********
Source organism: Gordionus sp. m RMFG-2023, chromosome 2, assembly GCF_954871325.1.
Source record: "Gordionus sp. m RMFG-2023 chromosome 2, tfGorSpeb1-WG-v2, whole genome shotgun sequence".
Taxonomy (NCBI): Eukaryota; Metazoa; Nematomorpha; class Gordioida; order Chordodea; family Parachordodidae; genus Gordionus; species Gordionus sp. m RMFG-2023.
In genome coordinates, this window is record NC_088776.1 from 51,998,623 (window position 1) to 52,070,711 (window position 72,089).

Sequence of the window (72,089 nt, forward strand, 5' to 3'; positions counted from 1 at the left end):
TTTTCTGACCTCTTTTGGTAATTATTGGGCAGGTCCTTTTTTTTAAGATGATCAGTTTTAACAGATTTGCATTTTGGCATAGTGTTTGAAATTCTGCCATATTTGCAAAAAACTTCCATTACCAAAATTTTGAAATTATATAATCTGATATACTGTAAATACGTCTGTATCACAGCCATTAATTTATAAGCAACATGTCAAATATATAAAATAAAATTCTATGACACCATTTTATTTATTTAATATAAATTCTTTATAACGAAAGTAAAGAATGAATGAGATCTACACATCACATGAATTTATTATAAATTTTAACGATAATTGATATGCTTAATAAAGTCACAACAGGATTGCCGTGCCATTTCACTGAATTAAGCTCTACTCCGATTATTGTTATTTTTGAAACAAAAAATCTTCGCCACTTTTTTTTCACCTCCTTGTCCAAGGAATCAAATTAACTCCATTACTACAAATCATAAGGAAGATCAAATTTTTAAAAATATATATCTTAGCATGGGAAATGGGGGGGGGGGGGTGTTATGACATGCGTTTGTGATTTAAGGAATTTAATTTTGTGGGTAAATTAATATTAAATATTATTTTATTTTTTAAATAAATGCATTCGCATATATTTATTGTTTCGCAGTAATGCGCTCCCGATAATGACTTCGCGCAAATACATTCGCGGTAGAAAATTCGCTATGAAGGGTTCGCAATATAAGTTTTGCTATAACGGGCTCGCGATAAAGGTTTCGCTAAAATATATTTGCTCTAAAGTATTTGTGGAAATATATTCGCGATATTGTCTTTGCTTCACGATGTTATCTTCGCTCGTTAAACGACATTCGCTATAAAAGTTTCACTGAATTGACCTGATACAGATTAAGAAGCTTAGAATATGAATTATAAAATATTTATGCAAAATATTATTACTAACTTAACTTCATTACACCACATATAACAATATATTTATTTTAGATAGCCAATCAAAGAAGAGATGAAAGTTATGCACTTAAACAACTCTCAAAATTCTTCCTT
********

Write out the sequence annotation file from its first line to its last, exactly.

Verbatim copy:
Source organism: Gordionus sp. m RMFG-2023, chromosome 2, assembly GCF_954871325.1.
Source record: "Gordionus sp. m RMFG-2023 chromosome 2, tfGorSpeb1-WG-v2, whole genome shotgun sequence".
Taxonomy (NCBI): Eukaryota; Metazoa; Nematomorpha; class Gordioida; order Chordodea; family Parachordodidae; genus Gordionus; species Gordionus sp. m RMFG-2023.
In genome coordinates, this window is record NC_088776.1 from 51,998,623 (window position 1) to 52,070,711 (window position 72,089).

Sequence of the window (72,089 nt, forward strand, 5' to 3'; positions counted from 1 at the left end):
TTTTCTGACCTCTTTTGGTAATTATTGGGCAGGTCCTTTTTTTTAAGATGATCAGTTTTAACAGATTTGCATTTTGGCATAGTGTTTGAAATTCTGCCATATTTGCAAAAAACTTCCATTACCAAAATTTTGAAATTATATAATCTGATATACTGTAAATACGTCTGTATCACAGCCATTAATTTATAAGCAACATGTCAAATATATAAAATAAAATTCTATGACACCATTTTATTTATTTAATATAAATTCTTTATAACGAAAGTAAAGAATGAATGAGATCTACACATCACATGAATTTATTATAAATTTTAACGATAATTGATATGCTTAATAAAGTCACAACAGGATTGCCGTGCCATTTCACTGAATTAAGCTCTACTCCGATTATTGTTATTTTTGAAACAAAAAATCTTCGCCACTTTTTTTTCACCTCCTTGTCCAAGGAATCAAATTAACTCCATTACTACAAATCATAAGGAAGATCAAATTTTTAAAAATATATATCTTAGCATGGGAAATGGGGGGGGGGGGGTGTTATGACATGCGTTTGTGATTTAAGGAATTTAATTTTGTGGGTAAATTAATATTAAATATTATTTTATTTTTTAAATAAATGCATTCGCATATATTTATTGTTTCGCAGTAATGCGCTCCCGATAATGACTTCGCGCAAATACATTCGCGGTAGAAAATTCGCTATGAAGGGTTCGCAATATAAGTTTTGCTATAACGGGCTCGCGATAAAGGTTTCGCTAAAATATATTTGCTCTAAAGTATTTGTGGAAATATATTCGCGATATTGTCTTTGCTTCACGATGTTATCTTCGCTCGTTAAACGACATTCGCTATAAAAGTTTCACTGAATTGACCTGATACAGATTAAGAAGCTTAGAATATGAATTATAAAATATTTATGCAAAATATTATTACTAACTTAACTTCATTACACCACATATAACAATATATTTATTTTAGATAGCCAATCAAAGAAGAGATGAAAGTTATGCACTTAAACAACTCTCAAAATTCTTCCTT